The Myth: Nothing says "legitimate adulthood" like owning property. The stability! The taxes! The opportunity to devote at least nine weekends a year to cleaning out your gutters! If you truly had your act together, you'd own your own home, or condo, or some other square-ish space that you can live inside, by 30, right?

Why It's Fine If You Don't: Hey, if you can afford a house at 30, mazel tov. But if you can't, don't agonize about how you've failed as an adult. Culturally, we view property ownership as a maturity ritual, one that shows that you're sensible, thrifty, and trustworthy enough to not accidentally burn down your house by toasting Hot Pockets while you're drunk. But once that maturity-related high wears off, you're left with the reality of property ownership: it's just a financial investment. And an investment that's not the right choice for every person at 30 — owning a home can decimate your credit score, tie up all your cash, and keep you from using your money towards other goals, like going to school, starting a business, or finally buying that life-size Beavis and Butthead sculpture that you've always wanted.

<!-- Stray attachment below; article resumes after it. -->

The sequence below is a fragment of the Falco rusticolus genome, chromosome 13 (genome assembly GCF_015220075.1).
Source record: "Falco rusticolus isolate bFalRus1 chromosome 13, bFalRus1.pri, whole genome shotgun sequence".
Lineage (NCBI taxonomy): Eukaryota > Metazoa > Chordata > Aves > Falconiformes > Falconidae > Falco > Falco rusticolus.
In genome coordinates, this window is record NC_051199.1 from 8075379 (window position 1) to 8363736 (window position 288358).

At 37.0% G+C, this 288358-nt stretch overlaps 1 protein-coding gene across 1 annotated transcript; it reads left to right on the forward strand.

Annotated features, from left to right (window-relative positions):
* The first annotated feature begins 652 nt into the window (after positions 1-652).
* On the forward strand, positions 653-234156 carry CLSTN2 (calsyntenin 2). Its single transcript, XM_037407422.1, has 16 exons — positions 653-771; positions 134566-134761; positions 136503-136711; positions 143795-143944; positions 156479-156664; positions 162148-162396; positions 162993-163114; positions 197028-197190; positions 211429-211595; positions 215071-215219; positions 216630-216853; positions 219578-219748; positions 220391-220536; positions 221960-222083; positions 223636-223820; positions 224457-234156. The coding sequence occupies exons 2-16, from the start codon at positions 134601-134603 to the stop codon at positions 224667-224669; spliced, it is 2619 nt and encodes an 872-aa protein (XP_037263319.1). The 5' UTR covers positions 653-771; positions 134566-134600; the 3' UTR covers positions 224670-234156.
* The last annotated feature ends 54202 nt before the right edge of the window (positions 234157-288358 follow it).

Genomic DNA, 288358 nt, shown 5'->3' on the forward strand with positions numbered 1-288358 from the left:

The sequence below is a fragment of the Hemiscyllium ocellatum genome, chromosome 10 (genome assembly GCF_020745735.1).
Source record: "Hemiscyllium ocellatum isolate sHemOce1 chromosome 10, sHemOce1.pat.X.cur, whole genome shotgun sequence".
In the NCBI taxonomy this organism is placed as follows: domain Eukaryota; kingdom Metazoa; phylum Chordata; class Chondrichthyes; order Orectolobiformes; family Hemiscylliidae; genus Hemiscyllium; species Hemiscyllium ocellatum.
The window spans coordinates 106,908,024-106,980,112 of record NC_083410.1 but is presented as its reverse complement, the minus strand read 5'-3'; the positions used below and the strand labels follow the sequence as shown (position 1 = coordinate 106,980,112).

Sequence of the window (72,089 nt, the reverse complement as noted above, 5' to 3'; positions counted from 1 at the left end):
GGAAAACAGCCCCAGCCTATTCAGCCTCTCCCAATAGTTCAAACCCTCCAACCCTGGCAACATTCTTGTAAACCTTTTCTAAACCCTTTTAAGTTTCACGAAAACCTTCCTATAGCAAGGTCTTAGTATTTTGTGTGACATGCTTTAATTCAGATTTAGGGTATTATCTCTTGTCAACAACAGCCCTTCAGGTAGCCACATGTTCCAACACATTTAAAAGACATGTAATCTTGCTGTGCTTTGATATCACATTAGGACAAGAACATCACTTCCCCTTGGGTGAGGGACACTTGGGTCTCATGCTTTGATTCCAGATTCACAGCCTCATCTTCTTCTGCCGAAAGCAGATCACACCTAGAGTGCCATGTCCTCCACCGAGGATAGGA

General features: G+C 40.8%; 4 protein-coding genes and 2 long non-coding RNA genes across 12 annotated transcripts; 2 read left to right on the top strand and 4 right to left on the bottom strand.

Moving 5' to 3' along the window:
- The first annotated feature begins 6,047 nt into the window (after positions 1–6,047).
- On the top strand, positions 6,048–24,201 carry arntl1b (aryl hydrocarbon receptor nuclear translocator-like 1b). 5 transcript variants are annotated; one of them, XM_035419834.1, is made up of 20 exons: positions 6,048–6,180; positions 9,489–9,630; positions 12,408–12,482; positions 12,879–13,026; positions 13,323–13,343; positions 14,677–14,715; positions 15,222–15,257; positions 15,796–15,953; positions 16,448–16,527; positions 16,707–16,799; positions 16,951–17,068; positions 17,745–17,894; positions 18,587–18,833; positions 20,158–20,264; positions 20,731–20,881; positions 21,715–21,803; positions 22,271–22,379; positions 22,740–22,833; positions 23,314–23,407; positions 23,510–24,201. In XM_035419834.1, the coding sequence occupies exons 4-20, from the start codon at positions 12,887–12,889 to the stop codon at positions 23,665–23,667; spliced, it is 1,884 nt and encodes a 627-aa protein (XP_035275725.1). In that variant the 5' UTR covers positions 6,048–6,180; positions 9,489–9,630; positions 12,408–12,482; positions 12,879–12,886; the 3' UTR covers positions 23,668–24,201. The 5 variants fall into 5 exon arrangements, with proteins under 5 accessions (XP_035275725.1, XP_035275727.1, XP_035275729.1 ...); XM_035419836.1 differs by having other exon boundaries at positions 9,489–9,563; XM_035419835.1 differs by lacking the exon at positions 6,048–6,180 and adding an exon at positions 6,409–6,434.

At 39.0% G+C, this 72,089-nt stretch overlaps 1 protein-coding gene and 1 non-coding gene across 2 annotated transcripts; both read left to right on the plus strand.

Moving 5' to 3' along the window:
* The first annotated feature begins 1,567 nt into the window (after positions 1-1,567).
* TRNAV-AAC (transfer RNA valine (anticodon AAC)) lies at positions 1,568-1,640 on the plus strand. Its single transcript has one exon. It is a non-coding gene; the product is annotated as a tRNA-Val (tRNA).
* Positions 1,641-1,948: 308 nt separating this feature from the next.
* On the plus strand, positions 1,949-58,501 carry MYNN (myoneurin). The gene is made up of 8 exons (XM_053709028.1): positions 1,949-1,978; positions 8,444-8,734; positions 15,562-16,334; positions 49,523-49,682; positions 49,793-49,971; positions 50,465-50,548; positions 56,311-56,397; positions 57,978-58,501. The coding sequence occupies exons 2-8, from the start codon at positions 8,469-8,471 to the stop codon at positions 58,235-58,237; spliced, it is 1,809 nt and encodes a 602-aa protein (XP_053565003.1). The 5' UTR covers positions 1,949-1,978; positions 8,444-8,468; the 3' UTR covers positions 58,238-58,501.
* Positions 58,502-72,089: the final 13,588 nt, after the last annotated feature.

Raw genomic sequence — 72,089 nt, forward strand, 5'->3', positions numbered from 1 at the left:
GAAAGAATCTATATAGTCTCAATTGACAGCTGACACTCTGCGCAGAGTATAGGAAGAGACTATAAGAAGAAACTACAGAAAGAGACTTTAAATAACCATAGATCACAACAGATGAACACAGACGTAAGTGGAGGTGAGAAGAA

The Myth: Real adults have homes filled with flawlessly created craft projects and charming shabby-chic bedroom furniture and light-colored couches that no one has ever spilled Diet Coke on.

Why It's Fine If You Don't: Again, if you've spent your broke years making crafts out of toilet paper tubes and re-purposed wrapping paper, or if you've been saving up for an Eames chair since your senior year of college, then of course you'd make upgrading your home decor game a priority as soon as you get some cash. But if you've spent the past decade happy with a futon and a dining room table that you found on the street, turning 30 won't make you a crafts fanatic — and faking it won't make you happy. If you really feel bad about it, buy yourself a nice bed —a home investment that I truly believe no one ever regrets — but honestly, don't feel bad about it. Home design is expensive, most crafts projects end when you accidentally superglue them to your kitchen counter, and someone spilled a Diet Coke on that beautiful light-colored couch you're looking at 30 seconds after that photograph was taken.